Nigeria is the world’s sixth-most populous country and the most populous nation in Africa. And, since the end of military rule in 1999, it is also the continent’s largest democracy. But, as the February 25th election has revealed, its democracy is flawed. Low voter turnout and voter suppression were rampant, and the announcement of the incumbent All Progressives Congress’ (APC) victory was met with immediate allegations of voter fraud from opposition parties. However, despite the chaos, the election also brought a sign of hope. Peter Obi, of the up-and-coming Labour party, was able to garner 6.1 million votes in a nation dominated by two hegemonic political parties. In a country whose democracy is tenuous, the Labour Party’s success is a sign of a brighter future.
Nigeria is as diverse as it is large. Among its 200 million people, there are over 270 ethnic groups who speak over 370 languages. This diversity is also present in religion, which is a crucial source of identity in a country with large Muslim and Christian populations. Its Muslims reside mostly in the North, while Christians mostly live in the South. In light of these demographics, the founders of Nigeria’s democracy created a unique election system. As well as earning the greatest number of votes, any candidate in Nigeria must get 25 percent of the votes in at least two-thirds of the country’s 36 states, including the capital territory, Abuja, in order to win the presidency. This system was designed to ensure no single ethnic or religious group in Nigeria dominates the electoral system.
The desire to protect the diverse interests of Nigeria’s many religious groups has also led to a pattern in Nigerian elections in which the presidency is rotated between Muslim Northerners and Christian Southerners. Parties also often put forth a vice presidential candidate of a religion different from the presidential candidate’s to court both Muslim and Christian voters. The outrage against the decision by the APC to run a Muslim-Muslim ticket this election demonstrates the importance of this informal precedent to Nigerians.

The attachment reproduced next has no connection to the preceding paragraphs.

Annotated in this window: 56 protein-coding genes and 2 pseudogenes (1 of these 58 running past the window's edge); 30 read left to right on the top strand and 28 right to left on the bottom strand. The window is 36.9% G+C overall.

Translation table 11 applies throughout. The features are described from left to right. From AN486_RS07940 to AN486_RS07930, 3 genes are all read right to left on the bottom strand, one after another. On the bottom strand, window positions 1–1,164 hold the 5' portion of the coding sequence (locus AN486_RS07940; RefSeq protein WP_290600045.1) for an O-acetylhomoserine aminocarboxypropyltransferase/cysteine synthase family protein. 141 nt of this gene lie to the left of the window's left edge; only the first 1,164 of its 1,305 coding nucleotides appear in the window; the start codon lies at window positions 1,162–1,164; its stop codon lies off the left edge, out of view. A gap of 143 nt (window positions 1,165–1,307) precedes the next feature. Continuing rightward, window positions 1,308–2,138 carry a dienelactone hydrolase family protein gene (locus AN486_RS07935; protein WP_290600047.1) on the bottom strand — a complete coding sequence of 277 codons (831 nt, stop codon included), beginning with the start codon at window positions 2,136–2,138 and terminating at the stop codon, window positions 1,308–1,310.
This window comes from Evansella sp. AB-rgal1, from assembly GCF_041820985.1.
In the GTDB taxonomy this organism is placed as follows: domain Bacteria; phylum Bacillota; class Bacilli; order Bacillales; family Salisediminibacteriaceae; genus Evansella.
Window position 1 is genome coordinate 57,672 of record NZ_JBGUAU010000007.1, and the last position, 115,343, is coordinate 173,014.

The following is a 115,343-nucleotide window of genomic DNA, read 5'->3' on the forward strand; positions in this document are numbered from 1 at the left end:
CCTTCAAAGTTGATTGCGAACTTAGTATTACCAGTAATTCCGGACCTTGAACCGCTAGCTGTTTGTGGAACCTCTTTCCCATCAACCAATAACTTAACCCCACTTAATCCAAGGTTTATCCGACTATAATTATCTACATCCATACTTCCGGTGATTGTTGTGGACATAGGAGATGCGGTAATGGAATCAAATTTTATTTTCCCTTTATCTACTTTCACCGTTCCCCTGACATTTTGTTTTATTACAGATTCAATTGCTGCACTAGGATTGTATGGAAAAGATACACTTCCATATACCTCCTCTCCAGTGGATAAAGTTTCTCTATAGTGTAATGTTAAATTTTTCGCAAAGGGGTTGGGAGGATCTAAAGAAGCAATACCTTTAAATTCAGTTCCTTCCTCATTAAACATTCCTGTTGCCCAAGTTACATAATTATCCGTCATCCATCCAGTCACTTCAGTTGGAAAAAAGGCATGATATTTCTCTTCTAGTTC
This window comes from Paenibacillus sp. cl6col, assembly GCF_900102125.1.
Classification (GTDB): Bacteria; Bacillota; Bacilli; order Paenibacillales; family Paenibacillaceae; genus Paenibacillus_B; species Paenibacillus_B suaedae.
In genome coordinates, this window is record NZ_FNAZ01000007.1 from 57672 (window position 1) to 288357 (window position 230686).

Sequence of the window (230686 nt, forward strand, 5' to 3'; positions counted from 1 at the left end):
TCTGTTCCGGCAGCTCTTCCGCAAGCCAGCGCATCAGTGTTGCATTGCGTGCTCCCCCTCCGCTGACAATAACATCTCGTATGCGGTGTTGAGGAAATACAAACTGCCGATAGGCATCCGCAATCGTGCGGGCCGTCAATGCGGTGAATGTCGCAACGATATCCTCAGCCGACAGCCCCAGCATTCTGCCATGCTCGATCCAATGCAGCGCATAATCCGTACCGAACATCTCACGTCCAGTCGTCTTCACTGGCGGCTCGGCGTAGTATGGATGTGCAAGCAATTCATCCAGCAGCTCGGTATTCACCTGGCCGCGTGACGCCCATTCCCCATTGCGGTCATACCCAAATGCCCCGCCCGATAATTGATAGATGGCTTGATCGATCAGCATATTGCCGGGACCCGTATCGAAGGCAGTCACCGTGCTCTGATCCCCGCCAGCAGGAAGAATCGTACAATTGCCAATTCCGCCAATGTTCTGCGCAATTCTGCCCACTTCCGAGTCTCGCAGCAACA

Nigeria’s emphasis on ethnic and religious groups, however, has led its politics to center more on identity than on policy. Politicians often do not stand for particular issues and they frequently cross ideological lines as it suits them and their careers. Voters, in return, often do not vote for candidates according to their political positions, but their social identities. This approach to politics has contributed to a sentiment of entitlement among Nigerian politicians. To many, being president is seen as a reward, rather than an opportunity to do public service. The slogan “It’s my turn” of the winner of this year’s election, Bola Tinubu, epitomizes this view of the presidential office.
This entitlement, and the neglect it fosters, has defined much of Nigeria’s two major parties’ leadership. Although the APC and People’s Democratic Party (PDP) often campaign on lofty promises, their presidencies have always fallen short. The previous president, Muhammadu Buhari, not only promised to defeat the Islamic militant group Boko Haram, but also to heal the ailing economy and clean up corruption. Instead, during his presidency, corruption increased, spreading to other sectors such as healthcare and education; Boko Haram continued to be a dire threat to the nation; and the economy remained stagnant. However, without much threat of losing power, the two major parties of Nigeria have historically had little incentive to take true action against these issues.